Now that January is safely out of the way, taking with it those dark days and doomed resolutions, I’m in a safe space to talk about being happy.
My inspiration? I recently went on a Flourishing and Thriving course facilitated by leadership coach, Kim Gregory. It sounded refreshingly upbeat compared to some courses I attend as a therapist; Death and the Dying is booked for later in the year …
My Saturday was spent with a relaxed circle of delegates learning about positive psychology techniques, some of them were new to me, some not. I have selected a few to share here with you.
I have mentioned before, in my memoir and blog,, the benefits of expressing gratitude. Yes, even to yourself, being thankful it seems makes you a happier person. For example, scientific research has proved we can help control our emotional reactions in difficult situations with the power of positive thoughts. Next time you are going to the dentist or whatever makes you feel bad, make a conscious decision to think about something that makes you happy. See for yourself if the normally intolerable, really does becomes bearable.
Need ideas? No need to overthink it. On the course, my happy thoughts were scribbled down:
I imagined choosing a nutty chocolate from a large selection (I can smell the cocoa bean aroma), slipping between freshly laundered sheets (I can feel the cool cotton on my skin and notice the lavender scent), imagine the smiling face of someone I love, the suspense of opening a beautifully wrapped gift, or giving a gift, even hearing I’ve passed an exam came to mind.
You get the idea … So next time you are feeling challenged or anxious just tune into your own happy thoughts and see what happens.
The gratitude exercise involves choosing a journal you like, or a diary would work just as well (avoid writing in a tablet before bedtime as it stimulates the brain). Before going to sleep, each night cast your mind back and recall three things that went well that day.
I keep my journal in the bedside draw, even if I’ve had a horror of a day, I can usually think of a few things that went well, or at the very least did not go wrong! Again, the science proves if you do this for three weeks and jot your findings down, you will be a happier person. That is how long it takes to grow new neural pathways in your brain. Amazing isn’t it?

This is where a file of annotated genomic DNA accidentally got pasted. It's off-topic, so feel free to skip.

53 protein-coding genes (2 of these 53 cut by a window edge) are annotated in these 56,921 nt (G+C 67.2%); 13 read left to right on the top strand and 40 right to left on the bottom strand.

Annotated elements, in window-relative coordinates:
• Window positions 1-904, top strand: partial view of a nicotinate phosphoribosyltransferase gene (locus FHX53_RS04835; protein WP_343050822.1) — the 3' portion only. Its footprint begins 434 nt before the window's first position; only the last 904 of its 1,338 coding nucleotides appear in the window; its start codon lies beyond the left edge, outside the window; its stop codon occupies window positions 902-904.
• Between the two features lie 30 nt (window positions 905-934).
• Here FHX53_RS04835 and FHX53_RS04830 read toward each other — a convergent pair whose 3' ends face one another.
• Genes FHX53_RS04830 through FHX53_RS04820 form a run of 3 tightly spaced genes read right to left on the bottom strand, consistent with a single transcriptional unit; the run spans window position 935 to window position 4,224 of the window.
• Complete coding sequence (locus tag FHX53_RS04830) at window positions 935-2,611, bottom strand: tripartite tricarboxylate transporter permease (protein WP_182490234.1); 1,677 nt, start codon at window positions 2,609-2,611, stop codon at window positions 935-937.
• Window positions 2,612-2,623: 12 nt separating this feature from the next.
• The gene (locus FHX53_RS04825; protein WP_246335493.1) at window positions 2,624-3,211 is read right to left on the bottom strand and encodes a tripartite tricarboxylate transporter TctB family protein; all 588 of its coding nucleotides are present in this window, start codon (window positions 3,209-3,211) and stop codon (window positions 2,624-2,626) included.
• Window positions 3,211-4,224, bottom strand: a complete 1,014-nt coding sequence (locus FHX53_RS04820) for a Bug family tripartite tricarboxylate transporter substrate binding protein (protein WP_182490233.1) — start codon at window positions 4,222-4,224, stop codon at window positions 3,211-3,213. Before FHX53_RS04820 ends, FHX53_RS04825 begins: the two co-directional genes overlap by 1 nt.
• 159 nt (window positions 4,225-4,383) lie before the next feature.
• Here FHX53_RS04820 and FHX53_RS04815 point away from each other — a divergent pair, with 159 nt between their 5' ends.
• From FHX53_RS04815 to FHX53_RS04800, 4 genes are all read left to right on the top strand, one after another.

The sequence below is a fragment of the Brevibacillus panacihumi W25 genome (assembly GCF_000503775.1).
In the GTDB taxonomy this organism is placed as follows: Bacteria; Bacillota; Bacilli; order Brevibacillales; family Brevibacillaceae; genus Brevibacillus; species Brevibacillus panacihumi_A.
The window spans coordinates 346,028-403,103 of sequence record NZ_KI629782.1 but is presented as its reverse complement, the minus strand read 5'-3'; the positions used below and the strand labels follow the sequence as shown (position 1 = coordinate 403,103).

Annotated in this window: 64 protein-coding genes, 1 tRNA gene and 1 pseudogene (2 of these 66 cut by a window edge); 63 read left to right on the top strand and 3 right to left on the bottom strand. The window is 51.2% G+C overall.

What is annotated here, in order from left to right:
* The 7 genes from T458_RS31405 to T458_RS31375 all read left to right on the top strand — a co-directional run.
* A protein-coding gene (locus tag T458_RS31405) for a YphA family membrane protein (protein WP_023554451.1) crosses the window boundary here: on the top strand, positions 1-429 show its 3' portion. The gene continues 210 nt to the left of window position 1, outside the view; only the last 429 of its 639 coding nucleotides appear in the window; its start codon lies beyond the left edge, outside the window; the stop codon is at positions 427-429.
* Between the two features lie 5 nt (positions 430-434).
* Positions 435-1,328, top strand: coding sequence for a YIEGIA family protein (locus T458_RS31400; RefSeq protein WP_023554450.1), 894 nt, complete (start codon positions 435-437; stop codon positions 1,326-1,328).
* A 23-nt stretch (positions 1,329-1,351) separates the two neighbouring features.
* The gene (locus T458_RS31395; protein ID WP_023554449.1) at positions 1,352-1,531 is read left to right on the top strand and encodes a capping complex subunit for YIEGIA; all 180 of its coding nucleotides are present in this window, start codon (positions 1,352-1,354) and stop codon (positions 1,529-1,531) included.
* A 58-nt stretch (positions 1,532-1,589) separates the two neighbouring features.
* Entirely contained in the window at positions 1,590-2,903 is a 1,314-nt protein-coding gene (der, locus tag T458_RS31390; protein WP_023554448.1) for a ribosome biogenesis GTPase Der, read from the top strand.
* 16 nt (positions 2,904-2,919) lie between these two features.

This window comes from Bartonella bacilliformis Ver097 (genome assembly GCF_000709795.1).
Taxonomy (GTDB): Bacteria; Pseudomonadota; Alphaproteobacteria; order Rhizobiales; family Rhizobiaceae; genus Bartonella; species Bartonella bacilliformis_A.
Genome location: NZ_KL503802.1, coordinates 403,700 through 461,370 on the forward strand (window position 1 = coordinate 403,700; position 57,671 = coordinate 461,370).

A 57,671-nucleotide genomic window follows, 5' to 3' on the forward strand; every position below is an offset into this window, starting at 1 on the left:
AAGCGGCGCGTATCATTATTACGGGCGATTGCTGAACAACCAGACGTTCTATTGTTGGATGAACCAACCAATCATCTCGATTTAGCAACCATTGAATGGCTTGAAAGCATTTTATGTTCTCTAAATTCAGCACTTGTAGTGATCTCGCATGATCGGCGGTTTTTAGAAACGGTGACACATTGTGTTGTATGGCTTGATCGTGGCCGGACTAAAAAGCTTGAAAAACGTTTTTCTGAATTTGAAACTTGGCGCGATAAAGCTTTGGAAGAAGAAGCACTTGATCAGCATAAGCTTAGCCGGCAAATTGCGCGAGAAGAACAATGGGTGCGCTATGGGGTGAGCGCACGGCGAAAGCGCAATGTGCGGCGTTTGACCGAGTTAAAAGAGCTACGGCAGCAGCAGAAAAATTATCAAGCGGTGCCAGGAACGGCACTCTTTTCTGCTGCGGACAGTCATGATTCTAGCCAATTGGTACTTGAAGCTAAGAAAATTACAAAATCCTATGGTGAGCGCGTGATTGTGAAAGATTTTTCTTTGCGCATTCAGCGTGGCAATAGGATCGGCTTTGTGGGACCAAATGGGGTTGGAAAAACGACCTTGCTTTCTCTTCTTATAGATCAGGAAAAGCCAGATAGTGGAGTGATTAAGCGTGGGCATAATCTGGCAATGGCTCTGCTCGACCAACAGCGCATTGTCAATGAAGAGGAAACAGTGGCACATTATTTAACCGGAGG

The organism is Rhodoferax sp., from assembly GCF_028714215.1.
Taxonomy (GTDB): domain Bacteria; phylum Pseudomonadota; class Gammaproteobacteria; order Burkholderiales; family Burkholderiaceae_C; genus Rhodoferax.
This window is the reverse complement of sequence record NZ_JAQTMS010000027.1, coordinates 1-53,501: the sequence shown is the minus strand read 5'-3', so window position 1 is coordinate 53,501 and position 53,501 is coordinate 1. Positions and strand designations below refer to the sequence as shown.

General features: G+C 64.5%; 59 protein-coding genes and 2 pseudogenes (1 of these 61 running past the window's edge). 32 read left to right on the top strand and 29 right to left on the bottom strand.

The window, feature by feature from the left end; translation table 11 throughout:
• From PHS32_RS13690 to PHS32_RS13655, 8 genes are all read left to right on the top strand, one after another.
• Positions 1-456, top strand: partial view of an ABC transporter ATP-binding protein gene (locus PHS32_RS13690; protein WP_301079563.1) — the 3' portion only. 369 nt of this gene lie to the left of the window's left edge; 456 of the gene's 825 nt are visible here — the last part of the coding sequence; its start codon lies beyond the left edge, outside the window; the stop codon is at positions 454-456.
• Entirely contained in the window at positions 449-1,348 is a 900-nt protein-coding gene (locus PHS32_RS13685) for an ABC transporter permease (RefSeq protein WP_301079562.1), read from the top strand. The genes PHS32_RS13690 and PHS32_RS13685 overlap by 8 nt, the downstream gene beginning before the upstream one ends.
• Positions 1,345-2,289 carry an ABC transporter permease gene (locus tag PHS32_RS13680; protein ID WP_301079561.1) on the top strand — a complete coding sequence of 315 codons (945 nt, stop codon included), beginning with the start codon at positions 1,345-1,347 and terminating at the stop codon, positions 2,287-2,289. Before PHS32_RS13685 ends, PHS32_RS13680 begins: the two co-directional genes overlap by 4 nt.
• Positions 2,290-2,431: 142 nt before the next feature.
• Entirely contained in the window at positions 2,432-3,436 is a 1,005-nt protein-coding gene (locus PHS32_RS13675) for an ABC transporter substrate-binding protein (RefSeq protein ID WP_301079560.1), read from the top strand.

If you are prone to depression or low days, and frankly everyone has some of those, this is welcome news and could help transform your life, optimising your mood and vitality. What is more, you can do it without spending any money; it just takes a little self discipline to get started.
You can also use your own powerful imagination to create new positive thoughts and images, then by simply learning to say “stop” to negative thoughts and replacing them with positive ones, you will retrain your thinking processes and experience positive feelings as a result of those happy thoughts.
Apparently the “mother of all gratitude experiences” is to write a gratitude letter to someone you really respect and explain all the things you love and appreciate about them. Ideally you should take it to them and ask to read it aloud while they listen. Being British, and naturally inclined to reserve, this sounded somewhat toe curling, so this is work in progress for me; I’ve written the letter so will let you know how it goes.
The exercise I found to be most useful is the Perfect Day exercise. Cue Lou Reed’s seductive piano intro to his Perfect Day. This song immediately puts me in a good mood. Skip the lyrics if its not your thing:
Just a perfect day
Feed animals in the zoo
A movie, too, and then home
Oh, it’s such a perfect day
I’m glad I spent it with you
Oh, such a perfect day
You just keep me hanging on
You just keep me hanging on
What would your Perfect Day involve? What you would be doing and would you chose someone to do it with? If you are an expat you might recall happy times in another country.
My list included; a scenic walk with a friend or loved one, laying on a sun lounger in the garden while reading or listening to music, writing, having a massage, shopping without the pressure to find anything in particular, playing tennis and so on.
Sharing my list here makes me realise how ordinary it is, perhaps I should have mentioned skydiving or something more unusual. And yet these are simply the everyday activities that nourish me. And when I’m refuelled I’m more relaxed and happy.
My list inspired by my own awareness coming to the fore, I’ve managed to find time in the weeks since the course for these activities. If you, like me, are a big doer then you may find that writing your own wish list for a Perfect Day and giving yourself permission to go for it, will indeed help you to thrive and flourish. I’m sure you deserve it.
You can follow Kim Gregory on Twitter @StrengthsAtWork or visit her blog at: